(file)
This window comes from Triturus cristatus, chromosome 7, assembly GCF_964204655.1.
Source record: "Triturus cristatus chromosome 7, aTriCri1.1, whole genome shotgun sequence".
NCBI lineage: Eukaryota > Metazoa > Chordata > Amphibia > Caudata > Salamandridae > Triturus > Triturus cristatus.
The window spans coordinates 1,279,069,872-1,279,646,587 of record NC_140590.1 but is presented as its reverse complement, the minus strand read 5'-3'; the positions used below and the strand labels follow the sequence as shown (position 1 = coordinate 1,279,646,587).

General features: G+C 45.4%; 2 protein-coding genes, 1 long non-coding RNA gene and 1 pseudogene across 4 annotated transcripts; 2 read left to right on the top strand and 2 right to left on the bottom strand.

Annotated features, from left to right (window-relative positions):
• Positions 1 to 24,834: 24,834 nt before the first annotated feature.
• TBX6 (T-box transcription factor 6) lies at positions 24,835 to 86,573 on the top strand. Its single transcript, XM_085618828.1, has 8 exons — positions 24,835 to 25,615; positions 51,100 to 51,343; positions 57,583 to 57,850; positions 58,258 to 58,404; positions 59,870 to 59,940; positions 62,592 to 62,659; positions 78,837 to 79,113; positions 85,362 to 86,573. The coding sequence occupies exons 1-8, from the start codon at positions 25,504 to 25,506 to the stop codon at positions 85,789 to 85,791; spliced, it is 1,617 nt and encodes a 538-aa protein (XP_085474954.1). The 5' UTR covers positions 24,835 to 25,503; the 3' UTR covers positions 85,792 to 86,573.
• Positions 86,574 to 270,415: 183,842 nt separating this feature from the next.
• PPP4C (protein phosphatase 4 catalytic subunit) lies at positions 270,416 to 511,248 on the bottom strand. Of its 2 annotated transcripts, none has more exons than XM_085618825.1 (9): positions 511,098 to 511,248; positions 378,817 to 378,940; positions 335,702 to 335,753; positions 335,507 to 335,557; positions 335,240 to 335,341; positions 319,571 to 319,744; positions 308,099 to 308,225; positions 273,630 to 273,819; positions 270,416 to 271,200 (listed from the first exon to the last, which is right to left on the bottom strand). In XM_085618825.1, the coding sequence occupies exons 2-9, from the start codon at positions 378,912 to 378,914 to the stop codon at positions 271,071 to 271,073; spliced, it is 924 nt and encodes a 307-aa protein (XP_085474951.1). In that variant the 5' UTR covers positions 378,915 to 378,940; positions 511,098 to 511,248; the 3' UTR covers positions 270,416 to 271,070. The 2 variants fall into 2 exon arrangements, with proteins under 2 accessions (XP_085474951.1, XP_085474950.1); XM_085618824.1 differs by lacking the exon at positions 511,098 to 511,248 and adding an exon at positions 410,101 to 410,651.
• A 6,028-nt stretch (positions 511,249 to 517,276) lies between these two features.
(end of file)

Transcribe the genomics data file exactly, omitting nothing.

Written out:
This window comes from Triturus cristatus, chromosome 7, assembly GCF_964204655.1.
Source record: "Triturus cristatus chromosome 7, aTriCri1.1, whole genome shotgun sequence".
NCBI lineage: Eukaryota > Metazoa > Chordata > Amphibia > Caudata > Salamandridae > Triturus > Triturus cristatus.
The window spans coordinates 1,279,069,872-1,279,646,587 of record NC_140590.1 but is presented as its reverse complement, the minus strand read 5'-3'; the positions used below and the strand labels follow the sequence as shown (position 1 = coordinate 1,279,646,587).

General features: G+C 45.4%; 2 protein-coding genes, 1 long non-coding RNA gene and 1 pseudogene across 4 annotated transcripts; 2 read left to right on the top strand and 2 right to left on the bottom strand.

Annotated features, from left to right (window-relative positions):
• Positions 1 to 24,834: 24,834 nt before the first annotated feature.
• TBX6 (T-box transcription factor 6) lies at positions 24,835 to 86,573 on the top strand. Its single transcript, XM_085618828.1, has 8 exons — positions 24,835 to 25,615; positions 51,100 to 51,343; positions 57,583 to 57,850; positions 58,258 to 58,404; positions 59,870 to 59,940; positions 62,592 to 62,659; positions 78,837 to 79,113; positions 85,362 to 86,573. The coding sequence occupies exons 1-8, from the start codon at positions 25,504 to 25,506 to the stop codon at positions 85,789 to 85,791; spliced, it is 1,617 nt and encodes a 538-aa protein (XP_085474954.1). The 5' UTR covers positions 24,835 to 25,503; the 3' UTR covers positions 85,792 to 86,573.
• Positions 86,574 to 270,415: 183,842 nt separating this feature from the next.
• PPP4C (protein phosphatase 4 catalytic subunit) lies at positions 270,416 to 511,248 on the bottom strand. Of its 2 annotated transcripts, none has more exons than XM_085618825.1 (9): positions 511,098 to 511,248; positions 378,817 to 378,940; positions 335,702 to 335,753; positions 335,507 to 335,557; positions 335,240 to 335,341; positions 319,571 to 319,744; positions 308,099 to 308,225; positions 273,630 to 273,819; positions 270,416 to 271,200 (listed from the first exon to the last, which is right to left on the bottom strand). In XM_085618825.1, the coding sequence occupies exons 2-9, from the start codon at positions 378,912 to 378,914 to the stop codon at positions 271,071 to 271,073; spliced, it is 924 nt and encodes a 307-aa protein (XP_085474951.1). In that variant the 5' UTR covers positions 378,915 to 378,940; positions 511,098 to 511,248; the 3' UTR covers positions 270,416 to 271,070. The 2 variants fall into 2 exon arrangements, with proteins under 2 accessions (XP_085474951.1, XP_085474950.1); XM_085618824.1 differs by lacking the exon at positions 511,098 to 511,248 and adding an exon at positions 410,101 to 410,651.
• A 6,028-nt stretch (positions 511,249 to 517,276) lies between these two features.